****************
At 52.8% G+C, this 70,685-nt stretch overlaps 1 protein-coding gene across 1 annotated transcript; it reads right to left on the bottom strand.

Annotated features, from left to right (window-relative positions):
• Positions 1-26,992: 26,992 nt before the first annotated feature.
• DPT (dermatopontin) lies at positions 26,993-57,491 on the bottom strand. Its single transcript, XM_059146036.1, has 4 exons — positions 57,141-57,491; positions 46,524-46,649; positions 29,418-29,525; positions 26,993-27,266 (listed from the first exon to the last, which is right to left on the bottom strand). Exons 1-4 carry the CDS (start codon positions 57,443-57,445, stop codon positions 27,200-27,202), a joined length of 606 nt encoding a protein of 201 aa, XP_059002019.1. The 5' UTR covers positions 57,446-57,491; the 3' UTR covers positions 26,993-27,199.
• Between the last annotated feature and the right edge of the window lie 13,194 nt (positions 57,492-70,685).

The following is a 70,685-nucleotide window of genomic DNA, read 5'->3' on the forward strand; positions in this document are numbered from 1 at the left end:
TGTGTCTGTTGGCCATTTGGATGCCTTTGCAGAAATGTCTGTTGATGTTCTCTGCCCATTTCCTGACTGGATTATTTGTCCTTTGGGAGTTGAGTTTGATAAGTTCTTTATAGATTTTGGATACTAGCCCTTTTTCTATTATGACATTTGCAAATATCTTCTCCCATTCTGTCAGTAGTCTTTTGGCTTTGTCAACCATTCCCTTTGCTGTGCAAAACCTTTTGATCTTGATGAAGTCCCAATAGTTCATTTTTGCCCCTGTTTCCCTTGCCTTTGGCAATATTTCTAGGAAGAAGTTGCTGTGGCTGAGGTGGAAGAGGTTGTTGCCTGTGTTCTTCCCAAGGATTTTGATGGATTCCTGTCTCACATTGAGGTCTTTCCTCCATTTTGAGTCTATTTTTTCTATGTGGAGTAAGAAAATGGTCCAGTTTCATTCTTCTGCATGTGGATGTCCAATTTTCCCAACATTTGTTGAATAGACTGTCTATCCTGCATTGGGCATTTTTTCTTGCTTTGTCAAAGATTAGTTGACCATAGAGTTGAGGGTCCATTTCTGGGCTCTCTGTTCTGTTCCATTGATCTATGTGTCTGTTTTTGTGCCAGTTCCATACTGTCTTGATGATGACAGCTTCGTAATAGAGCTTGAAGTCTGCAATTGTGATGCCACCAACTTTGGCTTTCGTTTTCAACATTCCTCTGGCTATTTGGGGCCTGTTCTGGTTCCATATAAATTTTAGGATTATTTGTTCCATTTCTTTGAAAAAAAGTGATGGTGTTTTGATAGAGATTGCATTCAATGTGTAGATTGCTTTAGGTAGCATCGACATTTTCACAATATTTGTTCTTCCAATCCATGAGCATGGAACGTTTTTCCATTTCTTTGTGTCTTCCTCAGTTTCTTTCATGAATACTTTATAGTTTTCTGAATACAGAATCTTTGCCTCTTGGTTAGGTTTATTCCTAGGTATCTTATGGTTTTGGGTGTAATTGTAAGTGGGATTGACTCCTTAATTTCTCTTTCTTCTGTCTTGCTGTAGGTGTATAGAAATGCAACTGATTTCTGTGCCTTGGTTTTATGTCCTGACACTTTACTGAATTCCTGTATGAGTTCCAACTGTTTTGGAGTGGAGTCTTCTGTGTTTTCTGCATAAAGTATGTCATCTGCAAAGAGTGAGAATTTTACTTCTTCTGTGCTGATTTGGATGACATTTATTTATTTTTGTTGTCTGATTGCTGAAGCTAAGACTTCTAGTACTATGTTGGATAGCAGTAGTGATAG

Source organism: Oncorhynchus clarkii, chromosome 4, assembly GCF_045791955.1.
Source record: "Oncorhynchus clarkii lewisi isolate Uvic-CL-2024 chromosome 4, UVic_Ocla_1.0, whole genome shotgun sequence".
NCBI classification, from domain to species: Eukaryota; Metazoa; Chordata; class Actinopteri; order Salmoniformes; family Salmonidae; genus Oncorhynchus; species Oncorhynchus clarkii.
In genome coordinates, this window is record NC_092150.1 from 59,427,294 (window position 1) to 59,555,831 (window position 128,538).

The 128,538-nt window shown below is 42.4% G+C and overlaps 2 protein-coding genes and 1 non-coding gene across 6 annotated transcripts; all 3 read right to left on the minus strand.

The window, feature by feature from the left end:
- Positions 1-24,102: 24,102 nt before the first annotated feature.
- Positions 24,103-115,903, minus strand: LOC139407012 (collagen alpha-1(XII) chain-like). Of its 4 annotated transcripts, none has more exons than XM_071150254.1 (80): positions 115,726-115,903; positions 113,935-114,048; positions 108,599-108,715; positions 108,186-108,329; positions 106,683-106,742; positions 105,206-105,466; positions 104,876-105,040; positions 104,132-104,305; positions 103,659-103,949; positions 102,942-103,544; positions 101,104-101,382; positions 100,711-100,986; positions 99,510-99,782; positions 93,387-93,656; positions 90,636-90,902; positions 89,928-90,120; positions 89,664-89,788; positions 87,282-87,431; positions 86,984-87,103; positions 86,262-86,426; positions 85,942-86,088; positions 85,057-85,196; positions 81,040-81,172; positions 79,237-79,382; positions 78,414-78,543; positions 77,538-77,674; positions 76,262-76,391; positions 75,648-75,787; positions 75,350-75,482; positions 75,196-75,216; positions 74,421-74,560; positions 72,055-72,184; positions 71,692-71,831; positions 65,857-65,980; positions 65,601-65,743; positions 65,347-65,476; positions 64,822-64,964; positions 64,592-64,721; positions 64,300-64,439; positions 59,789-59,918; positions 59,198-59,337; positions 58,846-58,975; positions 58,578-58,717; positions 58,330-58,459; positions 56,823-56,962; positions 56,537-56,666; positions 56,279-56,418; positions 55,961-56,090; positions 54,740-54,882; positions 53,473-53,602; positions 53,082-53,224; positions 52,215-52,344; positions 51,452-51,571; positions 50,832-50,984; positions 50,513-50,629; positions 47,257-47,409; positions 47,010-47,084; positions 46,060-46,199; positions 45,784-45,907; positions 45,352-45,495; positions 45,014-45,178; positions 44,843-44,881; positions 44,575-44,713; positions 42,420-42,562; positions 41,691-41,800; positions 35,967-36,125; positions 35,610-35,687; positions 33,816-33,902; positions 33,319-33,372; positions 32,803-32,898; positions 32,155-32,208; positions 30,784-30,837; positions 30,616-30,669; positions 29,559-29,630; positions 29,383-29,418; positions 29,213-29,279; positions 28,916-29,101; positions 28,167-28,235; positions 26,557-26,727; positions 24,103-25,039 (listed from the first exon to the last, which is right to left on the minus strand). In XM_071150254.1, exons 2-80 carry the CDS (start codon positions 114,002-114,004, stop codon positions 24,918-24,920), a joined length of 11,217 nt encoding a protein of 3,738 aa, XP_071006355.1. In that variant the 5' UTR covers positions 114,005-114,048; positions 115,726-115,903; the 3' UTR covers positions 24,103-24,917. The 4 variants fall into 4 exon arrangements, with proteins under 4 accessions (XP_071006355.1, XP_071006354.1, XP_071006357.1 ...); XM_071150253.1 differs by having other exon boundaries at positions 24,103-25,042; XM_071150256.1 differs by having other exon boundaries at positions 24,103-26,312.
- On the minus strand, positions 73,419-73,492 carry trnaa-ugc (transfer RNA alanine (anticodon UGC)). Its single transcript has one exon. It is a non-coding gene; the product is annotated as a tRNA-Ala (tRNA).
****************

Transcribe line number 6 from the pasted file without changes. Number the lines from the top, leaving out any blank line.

The following is a 70,685-nucleotide window of genomic DNA, read 5'->3' on the forward strand; positions in this document are numbered from 1 at the left end: